19 Some summer arrivals : LEOS

Leo is the fifth astrological sign of the Zodiac. People born from July 23 to August 22 are Leos.

26 Furniture chain that also sells lingonberry preserves : IKEA

Every IKEA store features a restaurant that serves traditional Swedish food, including Swedish meatballs and lingonberry jam. Each store also has a Swedish Food Market where customers can purchase specialty foods from Sweden.

27 Tolkien’s Legolas, for one : ELF

English actor Orlando Bloom’s breakthrough on the big screen came when he was chosen to play Legolas, a Sindarin Elf, in “The Lord of the Rings” series of films.

28 First name of the first woman to win a Nobel Prize : MARIE

Marie Curie lived a life of firsts. She was the first female professor at the University of Paris, the first woman to win a Nobel Prize, and indeed was the first person to win two Nobel prizes (in Physics in 1903, and in Chemistry in 1911). Most of Curie’s work was in the field of radioactivity, and was carried out in the days when the impact of excessive radiation on the human body was not understood. She died from aplastic anemia, caused by high exposure to radiation. To this day, Curie’s personal papers are kept preserved in lead-lined boxes as they are highly radioactive, even her personal cookbook.

33 Righteous Babe Records founder DiFranco : ANI

Ani DiFranco is a folk-rock singer and songwriter. DiFranco has also been labeled a “feminist icon”, and in 2006 won the “Woman of Courage Award” from National Organization for Women.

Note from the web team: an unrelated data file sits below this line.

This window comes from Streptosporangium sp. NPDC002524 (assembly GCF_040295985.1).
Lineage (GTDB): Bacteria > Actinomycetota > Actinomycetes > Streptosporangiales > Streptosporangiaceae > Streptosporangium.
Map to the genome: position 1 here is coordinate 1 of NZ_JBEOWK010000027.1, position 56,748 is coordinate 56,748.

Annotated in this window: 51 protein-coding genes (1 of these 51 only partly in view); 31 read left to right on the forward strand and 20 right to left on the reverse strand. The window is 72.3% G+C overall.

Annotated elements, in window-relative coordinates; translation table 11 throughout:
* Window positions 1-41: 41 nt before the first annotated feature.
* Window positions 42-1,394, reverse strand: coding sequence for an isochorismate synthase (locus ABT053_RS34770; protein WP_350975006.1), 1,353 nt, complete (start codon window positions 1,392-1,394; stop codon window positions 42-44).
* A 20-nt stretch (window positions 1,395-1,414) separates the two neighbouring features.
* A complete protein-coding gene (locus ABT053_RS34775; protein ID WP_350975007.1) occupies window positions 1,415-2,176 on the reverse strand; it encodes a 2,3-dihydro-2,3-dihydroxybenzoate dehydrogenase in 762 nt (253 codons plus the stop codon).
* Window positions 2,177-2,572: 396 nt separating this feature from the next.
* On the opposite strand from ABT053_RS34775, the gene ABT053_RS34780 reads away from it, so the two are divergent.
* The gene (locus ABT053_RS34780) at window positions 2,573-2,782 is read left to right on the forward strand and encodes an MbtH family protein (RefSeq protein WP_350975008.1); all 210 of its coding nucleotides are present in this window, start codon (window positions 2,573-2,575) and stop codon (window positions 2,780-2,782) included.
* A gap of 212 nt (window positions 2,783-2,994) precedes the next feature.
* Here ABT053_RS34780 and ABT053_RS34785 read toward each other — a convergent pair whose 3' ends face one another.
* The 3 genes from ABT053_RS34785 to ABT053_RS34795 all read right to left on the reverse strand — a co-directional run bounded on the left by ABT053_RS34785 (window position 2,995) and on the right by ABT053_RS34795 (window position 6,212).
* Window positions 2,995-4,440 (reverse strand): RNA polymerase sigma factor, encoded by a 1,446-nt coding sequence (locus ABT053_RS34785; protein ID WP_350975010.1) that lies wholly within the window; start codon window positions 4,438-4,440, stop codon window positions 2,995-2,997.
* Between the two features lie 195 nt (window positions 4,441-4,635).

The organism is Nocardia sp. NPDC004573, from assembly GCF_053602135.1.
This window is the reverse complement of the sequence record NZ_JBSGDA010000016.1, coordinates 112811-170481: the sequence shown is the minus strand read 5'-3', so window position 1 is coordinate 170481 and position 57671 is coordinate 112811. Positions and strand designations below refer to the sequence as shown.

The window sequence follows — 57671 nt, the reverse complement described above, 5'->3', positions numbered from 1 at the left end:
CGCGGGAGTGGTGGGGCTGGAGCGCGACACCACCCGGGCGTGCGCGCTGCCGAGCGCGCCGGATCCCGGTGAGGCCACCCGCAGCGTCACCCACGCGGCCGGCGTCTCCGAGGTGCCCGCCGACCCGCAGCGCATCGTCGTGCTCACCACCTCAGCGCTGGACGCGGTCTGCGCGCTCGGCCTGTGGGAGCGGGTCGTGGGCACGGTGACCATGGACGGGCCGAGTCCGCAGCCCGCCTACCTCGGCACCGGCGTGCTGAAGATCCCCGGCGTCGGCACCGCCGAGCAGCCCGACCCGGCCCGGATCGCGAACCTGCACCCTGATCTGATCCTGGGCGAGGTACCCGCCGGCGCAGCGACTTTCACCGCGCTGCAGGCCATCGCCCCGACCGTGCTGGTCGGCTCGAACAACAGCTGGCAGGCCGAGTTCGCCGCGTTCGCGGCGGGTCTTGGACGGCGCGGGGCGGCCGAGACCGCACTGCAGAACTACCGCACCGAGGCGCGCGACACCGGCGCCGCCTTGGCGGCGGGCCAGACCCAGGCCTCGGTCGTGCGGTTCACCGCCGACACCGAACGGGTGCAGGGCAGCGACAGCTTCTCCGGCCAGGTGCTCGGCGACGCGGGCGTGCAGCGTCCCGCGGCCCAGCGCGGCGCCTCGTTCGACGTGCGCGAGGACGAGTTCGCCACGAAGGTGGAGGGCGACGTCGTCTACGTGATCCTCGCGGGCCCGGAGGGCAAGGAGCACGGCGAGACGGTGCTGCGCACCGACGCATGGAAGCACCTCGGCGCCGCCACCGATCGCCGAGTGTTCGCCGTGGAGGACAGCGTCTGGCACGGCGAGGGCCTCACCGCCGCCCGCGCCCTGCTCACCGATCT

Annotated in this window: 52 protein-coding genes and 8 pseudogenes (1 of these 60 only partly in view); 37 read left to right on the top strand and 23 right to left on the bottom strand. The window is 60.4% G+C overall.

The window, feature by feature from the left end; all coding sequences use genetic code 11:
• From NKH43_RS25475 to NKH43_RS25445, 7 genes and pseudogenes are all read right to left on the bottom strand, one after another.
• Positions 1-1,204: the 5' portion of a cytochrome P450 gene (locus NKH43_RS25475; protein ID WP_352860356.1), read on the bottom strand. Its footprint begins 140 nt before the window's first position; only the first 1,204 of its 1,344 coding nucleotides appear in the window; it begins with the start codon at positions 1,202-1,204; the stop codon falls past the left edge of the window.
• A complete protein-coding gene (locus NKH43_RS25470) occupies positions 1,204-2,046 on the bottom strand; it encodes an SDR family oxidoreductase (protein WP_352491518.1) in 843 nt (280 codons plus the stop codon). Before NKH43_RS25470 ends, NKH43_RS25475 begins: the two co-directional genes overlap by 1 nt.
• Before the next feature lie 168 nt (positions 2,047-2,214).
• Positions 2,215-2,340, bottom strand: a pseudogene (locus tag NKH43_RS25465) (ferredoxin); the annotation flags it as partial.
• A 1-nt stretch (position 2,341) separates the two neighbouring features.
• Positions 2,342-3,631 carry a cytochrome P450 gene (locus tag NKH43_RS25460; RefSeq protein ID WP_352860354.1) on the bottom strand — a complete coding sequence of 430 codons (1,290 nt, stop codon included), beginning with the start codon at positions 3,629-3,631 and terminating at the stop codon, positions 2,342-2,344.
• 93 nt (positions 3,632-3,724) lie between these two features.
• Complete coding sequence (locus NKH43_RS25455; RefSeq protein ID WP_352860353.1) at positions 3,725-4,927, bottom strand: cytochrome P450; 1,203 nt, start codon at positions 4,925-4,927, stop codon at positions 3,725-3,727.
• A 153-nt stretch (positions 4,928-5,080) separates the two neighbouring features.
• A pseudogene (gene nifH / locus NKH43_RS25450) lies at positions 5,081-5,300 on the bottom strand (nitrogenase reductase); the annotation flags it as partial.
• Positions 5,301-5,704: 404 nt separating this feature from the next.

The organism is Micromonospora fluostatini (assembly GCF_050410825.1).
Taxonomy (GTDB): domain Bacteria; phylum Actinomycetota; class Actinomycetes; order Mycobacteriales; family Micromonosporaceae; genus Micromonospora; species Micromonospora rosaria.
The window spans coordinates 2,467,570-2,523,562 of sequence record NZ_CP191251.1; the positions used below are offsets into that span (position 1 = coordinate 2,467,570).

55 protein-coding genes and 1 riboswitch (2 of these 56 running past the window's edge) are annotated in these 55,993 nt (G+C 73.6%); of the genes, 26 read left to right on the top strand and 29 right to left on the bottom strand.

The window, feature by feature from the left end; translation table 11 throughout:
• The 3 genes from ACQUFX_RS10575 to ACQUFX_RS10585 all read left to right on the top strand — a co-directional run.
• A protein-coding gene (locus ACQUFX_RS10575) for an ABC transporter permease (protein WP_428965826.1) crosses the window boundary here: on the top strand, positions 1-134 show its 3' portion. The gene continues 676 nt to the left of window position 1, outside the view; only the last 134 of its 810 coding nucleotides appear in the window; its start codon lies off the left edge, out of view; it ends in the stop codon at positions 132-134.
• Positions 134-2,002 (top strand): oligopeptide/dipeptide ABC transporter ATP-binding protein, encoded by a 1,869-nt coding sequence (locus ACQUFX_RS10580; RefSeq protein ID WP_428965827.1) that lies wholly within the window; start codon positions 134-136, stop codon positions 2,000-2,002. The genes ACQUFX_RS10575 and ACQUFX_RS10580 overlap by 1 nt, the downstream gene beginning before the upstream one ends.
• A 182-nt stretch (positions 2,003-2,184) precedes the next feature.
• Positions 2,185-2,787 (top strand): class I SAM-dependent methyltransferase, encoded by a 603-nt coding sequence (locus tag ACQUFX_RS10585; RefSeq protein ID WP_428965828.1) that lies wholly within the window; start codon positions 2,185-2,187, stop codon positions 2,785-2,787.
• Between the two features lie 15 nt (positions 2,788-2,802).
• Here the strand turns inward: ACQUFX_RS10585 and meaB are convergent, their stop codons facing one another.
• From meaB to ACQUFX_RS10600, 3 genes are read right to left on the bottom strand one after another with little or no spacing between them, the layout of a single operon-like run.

Singer Ani DiFranco founded her record company Righteous Records in 1990 in order to gain independence from the established record industry. She had to change the name to Righteous Babe Records as there already was a Righteous Record label, one that published gospel music.

35 Opera group sponsored by a ’70s-’80s sitcom family? : JEFFERSON DIVAS (from “Jefferson Davis”)

The very popular sitcom called “The Jeffersons” ran from 1975 until it came to an abrupt end in 1985. CBS cancelled the show without even allowing a series finale that “wrapped things up”. In fact, lead actor Sherman Hemsley learned of the show’s cancellation in the newspaper.

The term “diva” comes to us from Latin via Italian. “Diva” is the feminine form of “divus” meaning “divine one”. The word is used in Italy to mean “goddess” or “fine lady”, and especially is applied to the prima donna in an opera. We often use the term to describe a singer with a big ego.